Plea bargain or planned bargain?

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NAB fails to recover billions that corrupt agreed to pay

By Azaz Syed and Basit Ali Khan

ISLAMABAD: Although National Accountability Bureau  is under fire for recovering the looted money lesser than the corruption charges faced by the accused who are set free through controversial plea bargain, the statistics reveal that NAB even failed to collect the amount committed by the culprits.

The NAB is yet to draw more than 10 billion rupees from 108 such persons with whom an amount worth more than 18 billion was agreed to deposit in the national exchequer, analysis of ten-year (2006-2016) record shows. The data was tabled in Senate on February 16, 2017.

Detailed examination has found that the NAB was to recover Rs18.75 billion from the culprits, an amount agreed between the two sides under plea bargain; however, this anti-corruption watch dog could only obtain Rs7.91 billion which means 58% of the remaining agreed amount has yet to be settled.

 

 

Biggest and lowest defaulters

The infamous Double Shah scam tops among all the 108 defaulted cases. As many as Rs 8.18 billion has not been deposited to the national exchequer in that case. Victims of the said case seem not to get justice as the main accused Sibtul Hasan Shah known as Double Shah (who gained notoriety by starting a Ponzi scheme) died on October 30th 2015.

Haroon Ahmed, director of Rauf International Advisory Services, is the second biggest defaulter who owes Rs 67.29 million to national exchequer. A corruption case was filed against him by the NAB’s Lahore chapter. Izzat Baig, an officer of National Bank of Pakistan, is third in the row of top defaulters. He is yet to pay Rs21.50 million.

Among the lowest amount defaulters of NAB, Nisar Ahmed and others have failed to deposit Rs10,000. However, they have returned Rs13.10 million. In yet another case of Karachi NAB, Shahzad Ali Shah, a businessman is yet to deposit Rs.52,832 in the national exchequer. The amount return by him so far is only Rs193,680. Abdul  Shakir  of Karachi is the third lowest defaulter of NAB. He had illegally allotted shops in Karachi Saddar. Out of the amount he agreed, Rs164,350 has not been paid yet.

Years of default

The year 2009 remained the worst in terms of recovery as an amount Rs8.18 billion was defaulted by the corrupt despite plea bargain agreements with the NAB. The 2016 remained the second most damaging year for NAB when an amount of Rs.1.22 billion was defaulted.

An amount of Rs.1257000 was defaulted in 2007, the lowest defaulting year for NAB.

Differences of amounts

While searching on the issue, it was found out that huge differences at 1st stage of evaluation between the alleged and the determined amounts and 2nd at the stage of determined and agreed amount during the last ten years.

According to the NAB data, total alleged amount during the said period is Rs 41.07 billion; however, after the evaluation an amount Rs 28.03 billion has been determined.  At the second stage when the evaluation is done between the determined and agreed amount, yet another big difference was noted. Out of Rs 28.03 billion amount determined to have been embezzled, the NAB chose to agree on the return of Rs18.71 billion thus writing off Rs9.31 billion.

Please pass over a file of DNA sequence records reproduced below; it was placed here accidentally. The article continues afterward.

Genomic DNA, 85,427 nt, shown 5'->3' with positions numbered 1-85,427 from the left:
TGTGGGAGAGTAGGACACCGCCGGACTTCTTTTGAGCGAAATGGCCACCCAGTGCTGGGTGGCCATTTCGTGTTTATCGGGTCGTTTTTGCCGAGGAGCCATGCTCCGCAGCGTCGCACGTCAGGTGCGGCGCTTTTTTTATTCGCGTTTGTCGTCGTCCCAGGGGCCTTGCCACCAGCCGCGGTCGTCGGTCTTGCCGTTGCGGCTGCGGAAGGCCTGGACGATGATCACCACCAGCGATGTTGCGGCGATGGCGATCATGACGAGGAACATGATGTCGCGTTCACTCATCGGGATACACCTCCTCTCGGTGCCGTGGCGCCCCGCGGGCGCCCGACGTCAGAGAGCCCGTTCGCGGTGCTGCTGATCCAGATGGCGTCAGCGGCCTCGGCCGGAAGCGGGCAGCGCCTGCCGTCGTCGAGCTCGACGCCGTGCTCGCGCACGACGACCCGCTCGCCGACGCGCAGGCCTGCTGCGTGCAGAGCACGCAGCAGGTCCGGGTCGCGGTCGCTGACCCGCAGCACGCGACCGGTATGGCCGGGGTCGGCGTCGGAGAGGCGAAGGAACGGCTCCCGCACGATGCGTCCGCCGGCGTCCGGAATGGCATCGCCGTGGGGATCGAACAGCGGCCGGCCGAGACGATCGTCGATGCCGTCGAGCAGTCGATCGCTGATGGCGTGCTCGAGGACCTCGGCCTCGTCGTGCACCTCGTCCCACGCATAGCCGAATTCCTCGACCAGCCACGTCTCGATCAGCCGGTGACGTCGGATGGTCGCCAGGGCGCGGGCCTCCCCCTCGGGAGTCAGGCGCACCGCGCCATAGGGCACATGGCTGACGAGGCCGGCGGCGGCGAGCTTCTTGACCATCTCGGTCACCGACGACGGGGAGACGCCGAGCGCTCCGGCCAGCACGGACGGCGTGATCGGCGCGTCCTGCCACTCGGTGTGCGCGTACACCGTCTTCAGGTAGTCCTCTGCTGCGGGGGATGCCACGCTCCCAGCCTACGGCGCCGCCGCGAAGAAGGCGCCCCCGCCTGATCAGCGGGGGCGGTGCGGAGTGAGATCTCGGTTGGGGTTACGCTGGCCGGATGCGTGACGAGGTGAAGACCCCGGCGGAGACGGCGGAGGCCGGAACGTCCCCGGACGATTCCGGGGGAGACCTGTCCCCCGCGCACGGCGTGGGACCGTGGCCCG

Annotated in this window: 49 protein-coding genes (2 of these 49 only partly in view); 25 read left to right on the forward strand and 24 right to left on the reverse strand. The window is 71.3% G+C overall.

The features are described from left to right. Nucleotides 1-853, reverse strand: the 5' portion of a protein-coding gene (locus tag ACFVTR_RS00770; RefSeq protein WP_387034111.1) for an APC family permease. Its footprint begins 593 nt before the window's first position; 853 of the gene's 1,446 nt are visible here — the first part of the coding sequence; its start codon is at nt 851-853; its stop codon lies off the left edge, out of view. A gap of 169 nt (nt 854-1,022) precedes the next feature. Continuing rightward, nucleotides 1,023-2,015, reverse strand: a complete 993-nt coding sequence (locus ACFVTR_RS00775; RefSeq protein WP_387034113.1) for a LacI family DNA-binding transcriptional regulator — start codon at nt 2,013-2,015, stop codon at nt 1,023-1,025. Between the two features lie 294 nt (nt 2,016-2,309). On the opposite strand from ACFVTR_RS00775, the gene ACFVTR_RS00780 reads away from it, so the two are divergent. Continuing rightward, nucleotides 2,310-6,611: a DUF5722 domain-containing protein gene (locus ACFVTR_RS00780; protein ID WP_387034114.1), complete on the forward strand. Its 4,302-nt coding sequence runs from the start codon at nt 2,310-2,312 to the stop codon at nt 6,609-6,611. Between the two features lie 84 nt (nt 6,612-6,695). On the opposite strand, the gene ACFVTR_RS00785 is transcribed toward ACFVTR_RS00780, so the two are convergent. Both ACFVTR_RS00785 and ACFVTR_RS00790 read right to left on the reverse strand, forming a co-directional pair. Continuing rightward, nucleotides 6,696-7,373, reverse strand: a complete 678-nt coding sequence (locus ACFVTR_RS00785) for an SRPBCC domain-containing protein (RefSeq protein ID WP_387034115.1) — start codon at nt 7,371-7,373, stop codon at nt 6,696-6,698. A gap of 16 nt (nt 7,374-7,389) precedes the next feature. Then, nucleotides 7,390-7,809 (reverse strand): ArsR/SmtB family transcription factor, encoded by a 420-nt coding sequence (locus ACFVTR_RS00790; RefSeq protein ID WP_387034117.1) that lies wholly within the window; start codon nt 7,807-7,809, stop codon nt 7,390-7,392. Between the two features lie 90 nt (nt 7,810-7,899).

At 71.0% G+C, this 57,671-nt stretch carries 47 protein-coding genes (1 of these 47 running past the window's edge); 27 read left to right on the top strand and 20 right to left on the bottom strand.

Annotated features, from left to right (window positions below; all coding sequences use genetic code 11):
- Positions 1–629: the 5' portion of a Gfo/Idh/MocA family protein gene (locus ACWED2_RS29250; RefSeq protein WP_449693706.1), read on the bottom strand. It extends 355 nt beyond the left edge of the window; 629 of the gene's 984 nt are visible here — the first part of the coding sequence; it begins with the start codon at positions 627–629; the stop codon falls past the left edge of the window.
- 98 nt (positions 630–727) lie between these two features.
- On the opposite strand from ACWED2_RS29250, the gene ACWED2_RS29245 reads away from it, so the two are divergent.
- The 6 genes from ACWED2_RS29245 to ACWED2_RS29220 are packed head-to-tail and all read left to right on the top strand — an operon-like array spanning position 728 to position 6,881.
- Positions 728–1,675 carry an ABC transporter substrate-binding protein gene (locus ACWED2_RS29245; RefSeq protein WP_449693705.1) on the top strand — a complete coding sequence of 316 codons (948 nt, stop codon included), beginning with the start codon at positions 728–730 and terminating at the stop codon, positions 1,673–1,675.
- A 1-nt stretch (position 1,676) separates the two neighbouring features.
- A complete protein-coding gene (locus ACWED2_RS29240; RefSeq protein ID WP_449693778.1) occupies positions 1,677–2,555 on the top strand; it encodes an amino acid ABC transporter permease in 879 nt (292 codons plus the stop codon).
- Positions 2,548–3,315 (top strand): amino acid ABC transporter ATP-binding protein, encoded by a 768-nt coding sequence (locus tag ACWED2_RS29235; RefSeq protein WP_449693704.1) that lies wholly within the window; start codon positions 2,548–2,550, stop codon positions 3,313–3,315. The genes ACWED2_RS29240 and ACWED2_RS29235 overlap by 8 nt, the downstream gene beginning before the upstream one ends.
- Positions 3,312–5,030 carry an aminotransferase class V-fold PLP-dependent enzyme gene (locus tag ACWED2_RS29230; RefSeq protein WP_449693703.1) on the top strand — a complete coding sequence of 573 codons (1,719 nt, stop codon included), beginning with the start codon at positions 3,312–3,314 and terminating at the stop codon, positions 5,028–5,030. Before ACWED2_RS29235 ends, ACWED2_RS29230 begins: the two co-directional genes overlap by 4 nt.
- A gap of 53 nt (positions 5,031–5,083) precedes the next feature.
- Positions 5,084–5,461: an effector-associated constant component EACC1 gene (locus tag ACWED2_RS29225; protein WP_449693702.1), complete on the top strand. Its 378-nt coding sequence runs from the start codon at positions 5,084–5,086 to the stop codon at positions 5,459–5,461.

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“It is a common practice that the investigators who determine the embezzled amount in a corruption case are later also involved in the process of negotiation with the accused,” said Barrister Idrees Bhatti, the former prosecutor of NAB. While considering the financial worth of the accused, they broker a deal of amount recovery mutually agreed by both sides, he said.

The former prosecutor agreed that there is no set procedure for settling such corruption matters. The NAB officials currently in services were reluctant to speak when contacted by the CIRP.

The NAB, in its data provided to Senate, claimed that there were 940 cases of corruption during ten years in which the plea bargain agreements were signed. However, the CIRP found that out of total 940 cases, the NAB actually provided details of 769 cases. No data of 171 cases was shared with the Parliament. Intriguingly, all the missing 171 cases were settled in 2015-16.

 

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In this regard the top officials of NAB, when contacted, while requesting anonymity defended the plea bargain law saying that this law at least brings back some looted money back to the government exchequer. The two officials contacted who spoke with the CIRP argued that the money deposited in the national exchequer can be compared with the money which was deposited through the courts explaining their recovery rate is higher than what was done through courts.

One NAB official highlighted the constraints they face in the legal battle. “While we can only engage lawyers who are on our payroll whereas the corrupt accused spend a generous amount of money on hiring expensive lawyers who keep seeking adjournment if the situation doesn’t go in their favor. Subsequently, the cases continue for years and government gets nothing rather the national exchequer lose more by investing time and money,” the official explained.

He added that during the course of action the seized money gets devalued and property faces maintenance-related issues. And the courts take years to decide such cases. On the other hand, when NAB strikes a deal with the corrupt the national exchequer receives money whereas the corrupt gets black listed and ten years ban from politics and a life-time ban on government service despite a removal from the service.

 

 

 

 

Main image credit: Voices of Liberty